• 2vn, va, vc
  • 4 min 35 s

Programme Note

Composer note
In my early thirties, after receiving a devastating diagnosis of a life-threatening autoimmune disease, I paradoxically entered the most uniquely creative period of my life. Looking back, I believe I might have been grasping at what was most life-affirming to me, terrified of impending surgeries, radiation, drugs, and pain. Over several months, I composed hours of chamber music, wrote bilingual poetry and a fantasy novel of time-travel back to my ancestral homeland of pre-Conquest Perú, knitted and sewed, mastered the tarot and intricate origami, dove into the alchemy of homemade soaps and face creams, interned in bee-keeping, cultivated sourdoughs and learned to make cheese.

This was quite the prelude, bright and desperate both, to several years of treatment when most of my creative endeavors were muted. Now, a number of years later, scarred but healthy and working actively as a composer, I still carry around melodies born from that time; and in 2017, fashioned a quartet from this oddly luminescent wellspring into the first movement of Walkabout: Concerto for Orchestra, somewhat simplified for its symphonic weight. When I was approached by the brilliant string quartet Brooklyn Rider for a work on the theme of healing, I found my chance to hear these ideas for the nimbler string quartet, my original conception. The result is Kanto Kechua No. 2 ("Quechua Song" with Quechua being the dominant language of post-Inca Perú) now with all of its ornamental intricacies and string-crossing whirls under an achingly high if brief violin line. Throughout, motifs from native Andean folk music proliferate.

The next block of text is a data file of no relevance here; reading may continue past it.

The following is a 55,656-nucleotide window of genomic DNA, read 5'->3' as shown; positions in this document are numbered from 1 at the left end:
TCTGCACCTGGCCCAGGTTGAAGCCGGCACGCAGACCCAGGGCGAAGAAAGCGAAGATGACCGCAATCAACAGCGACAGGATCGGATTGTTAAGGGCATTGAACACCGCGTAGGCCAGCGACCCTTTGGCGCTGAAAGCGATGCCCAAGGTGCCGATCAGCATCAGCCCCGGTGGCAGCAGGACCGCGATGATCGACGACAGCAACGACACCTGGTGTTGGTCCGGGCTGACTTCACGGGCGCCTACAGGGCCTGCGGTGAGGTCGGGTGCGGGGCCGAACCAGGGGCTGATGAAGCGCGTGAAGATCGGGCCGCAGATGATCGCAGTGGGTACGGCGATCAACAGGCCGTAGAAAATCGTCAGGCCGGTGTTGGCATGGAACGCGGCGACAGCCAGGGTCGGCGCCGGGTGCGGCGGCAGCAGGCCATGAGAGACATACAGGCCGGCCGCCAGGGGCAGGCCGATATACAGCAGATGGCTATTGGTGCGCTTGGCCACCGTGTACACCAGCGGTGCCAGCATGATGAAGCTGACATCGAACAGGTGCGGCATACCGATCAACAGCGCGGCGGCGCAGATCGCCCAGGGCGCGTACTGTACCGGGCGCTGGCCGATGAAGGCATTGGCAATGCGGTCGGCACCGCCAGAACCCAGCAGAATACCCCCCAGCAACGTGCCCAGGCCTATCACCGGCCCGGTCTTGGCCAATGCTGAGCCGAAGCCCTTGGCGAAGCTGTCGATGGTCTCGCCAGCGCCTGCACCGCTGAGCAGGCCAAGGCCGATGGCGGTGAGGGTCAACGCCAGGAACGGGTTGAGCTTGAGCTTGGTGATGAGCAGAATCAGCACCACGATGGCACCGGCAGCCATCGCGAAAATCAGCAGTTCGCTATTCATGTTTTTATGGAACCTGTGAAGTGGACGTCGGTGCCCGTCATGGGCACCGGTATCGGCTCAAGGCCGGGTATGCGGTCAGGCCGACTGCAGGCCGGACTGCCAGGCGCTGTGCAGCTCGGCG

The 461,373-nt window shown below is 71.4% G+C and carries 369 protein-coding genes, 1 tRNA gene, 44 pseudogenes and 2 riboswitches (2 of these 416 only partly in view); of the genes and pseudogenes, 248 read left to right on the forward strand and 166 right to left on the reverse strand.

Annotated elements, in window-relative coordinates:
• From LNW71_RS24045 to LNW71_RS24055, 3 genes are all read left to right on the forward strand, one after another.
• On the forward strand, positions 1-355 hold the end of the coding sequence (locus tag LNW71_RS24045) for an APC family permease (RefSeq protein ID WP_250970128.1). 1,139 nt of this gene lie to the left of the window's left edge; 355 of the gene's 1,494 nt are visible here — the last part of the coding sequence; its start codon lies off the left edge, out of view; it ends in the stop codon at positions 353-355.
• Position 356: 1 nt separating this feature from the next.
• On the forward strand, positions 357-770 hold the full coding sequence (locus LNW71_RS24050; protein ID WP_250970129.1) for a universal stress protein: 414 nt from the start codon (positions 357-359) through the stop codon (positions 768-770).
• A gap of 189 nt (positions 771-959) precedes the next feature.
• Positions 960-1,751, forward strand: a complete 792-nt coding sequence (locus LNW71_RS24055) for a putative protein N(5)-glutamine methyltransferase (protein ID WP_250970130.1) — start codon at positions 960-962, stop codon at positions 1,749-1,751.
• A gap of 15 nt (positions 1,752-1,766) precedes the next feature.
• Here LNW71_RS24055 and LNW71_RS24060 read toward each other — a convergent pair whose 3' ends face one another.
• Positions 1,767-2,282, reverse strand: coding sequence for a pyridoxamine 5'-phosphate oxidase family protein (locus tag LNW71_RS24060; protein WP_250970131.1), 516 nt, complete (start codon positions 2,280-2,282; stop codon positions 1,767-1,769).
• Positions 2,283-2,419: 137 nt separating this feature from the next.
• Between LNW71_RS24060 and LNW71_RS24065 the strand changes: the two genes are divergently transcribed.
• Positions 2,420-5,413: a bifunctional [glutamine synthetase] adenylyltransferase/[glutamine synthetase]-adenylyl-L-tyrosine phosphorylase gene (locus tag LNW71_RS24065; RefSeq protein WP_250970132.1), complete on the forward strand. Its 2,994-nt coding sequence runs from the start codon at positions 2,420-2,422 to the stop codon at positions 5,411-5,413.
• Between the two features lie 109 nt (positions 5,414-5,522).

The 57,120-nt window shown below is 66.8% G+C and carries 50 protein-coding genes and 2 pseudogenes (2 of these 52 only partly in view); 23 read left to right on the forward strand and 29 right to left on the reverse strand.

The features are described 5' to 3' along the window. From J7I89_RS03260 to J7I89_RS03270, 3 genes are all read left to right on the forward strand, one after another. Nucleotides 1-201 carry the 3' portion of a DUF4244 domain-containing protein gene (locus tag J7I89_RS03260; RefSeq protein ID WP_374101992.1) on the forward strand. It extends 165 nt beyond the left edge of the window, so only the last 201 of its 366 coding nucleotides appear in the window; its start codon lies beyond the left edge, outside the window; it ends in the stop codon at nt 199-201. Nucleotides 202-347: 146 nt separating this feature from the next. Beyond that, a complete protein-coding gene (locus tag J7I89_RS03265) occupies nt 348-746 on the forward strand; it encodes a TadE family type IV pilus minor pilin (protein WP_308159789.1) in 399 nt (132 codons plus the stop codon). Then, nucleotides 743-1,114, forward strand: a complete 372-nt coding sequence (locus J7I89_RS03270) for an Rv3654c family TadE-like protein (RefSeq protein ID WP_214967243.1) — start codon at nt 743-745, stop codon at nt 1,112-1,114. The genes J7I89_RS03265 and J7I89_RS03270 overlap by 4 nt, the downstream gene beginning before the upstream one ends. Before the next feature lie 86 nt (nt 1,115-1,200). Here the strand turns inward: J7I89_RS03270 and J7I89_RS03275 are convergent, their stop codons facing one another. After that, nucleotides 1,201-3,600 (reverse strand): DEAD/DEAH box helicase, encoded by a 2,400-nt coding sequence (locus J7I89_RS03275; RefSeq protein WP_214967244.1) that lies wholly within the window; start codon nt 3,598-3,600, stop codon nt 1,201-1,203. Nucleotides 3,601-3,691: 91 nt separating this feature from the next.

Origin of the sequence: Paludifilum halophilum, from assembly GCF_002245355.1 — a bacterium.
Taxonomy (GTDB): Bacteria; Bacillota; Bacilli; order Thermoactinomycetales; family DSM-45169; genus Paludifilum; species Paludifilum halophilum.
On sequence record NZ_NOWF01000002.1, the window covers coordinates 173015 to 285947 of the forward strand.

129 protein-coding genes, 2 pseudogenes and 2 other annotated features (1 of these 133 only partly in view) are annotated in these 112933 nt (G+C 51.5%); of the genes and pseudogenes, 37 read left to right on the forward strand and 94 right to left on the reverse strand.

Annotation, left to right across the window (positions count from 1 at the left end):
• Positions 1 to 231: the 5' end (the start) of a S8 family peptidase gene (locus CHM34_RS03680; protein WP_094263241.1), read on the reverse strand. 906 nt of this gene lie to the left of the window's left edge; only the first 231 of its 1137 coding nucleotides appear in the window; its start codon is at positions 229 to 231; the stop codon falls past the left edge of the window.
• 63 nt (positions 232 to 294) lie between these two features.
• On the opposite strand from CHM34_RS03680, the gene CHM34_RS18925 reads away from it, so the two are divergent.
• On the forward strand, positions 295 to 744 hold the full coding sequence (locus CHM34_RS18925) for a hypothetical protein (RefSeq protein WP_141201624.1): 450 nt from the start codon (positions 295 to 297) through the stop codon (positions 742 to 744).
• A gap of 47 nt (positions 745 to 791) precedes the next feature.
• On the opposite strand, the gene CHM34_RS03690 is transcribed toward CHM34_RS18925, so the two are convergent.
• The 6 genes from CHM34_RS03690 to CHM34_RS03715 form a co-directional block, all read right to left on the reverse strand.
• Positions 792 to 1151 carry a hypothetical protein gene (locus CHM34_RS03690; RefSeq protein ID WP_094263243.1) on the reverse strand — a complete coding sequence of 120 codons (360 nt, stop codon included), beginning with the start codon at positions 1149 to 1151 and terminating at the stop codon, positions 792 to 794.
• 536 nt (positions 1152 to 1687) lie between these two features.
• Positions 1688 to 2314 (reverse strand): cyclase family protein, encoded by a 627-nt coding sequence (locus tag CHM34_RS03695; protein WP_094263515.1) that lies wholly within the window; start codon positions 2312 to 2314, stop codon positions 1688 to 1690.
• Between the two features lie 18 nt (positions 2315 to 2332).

I’m exceedingly grateful to be able to, at long last, bring this music to life as I step now in wellness and creative abundance.

— Gabriela Lena Frank


Brooklyn Rider